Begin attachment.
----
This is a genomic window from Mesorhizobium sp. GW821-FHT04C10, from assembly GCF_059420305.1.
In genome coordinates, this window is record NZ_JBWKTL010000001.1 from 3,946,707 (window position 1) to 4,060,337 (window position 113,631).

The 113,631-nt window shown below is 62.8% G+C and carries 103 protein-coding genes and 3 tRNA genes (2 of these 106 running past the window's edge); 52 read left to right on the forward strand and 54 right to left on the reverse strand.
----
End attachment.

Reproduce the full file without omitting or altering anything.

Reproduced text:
This is a genomic window from Mesorhizobium sp. GW821-FHT04C10, from assembly GCF_059420305.1.
In genome coordinates, this window is record NZ_JBWKTL010000001.1 from 3,946,707 (window position 1) to 4,060,337 (window position 113,631).

The 113,631-nt window shown below is 62.8% G+C and carries 103 protein-coding genes and 3 tRNA genes (2 of these 106 running past the window's edge); 52 read left to right on the forward strand and 54 right to left on the reverse strand.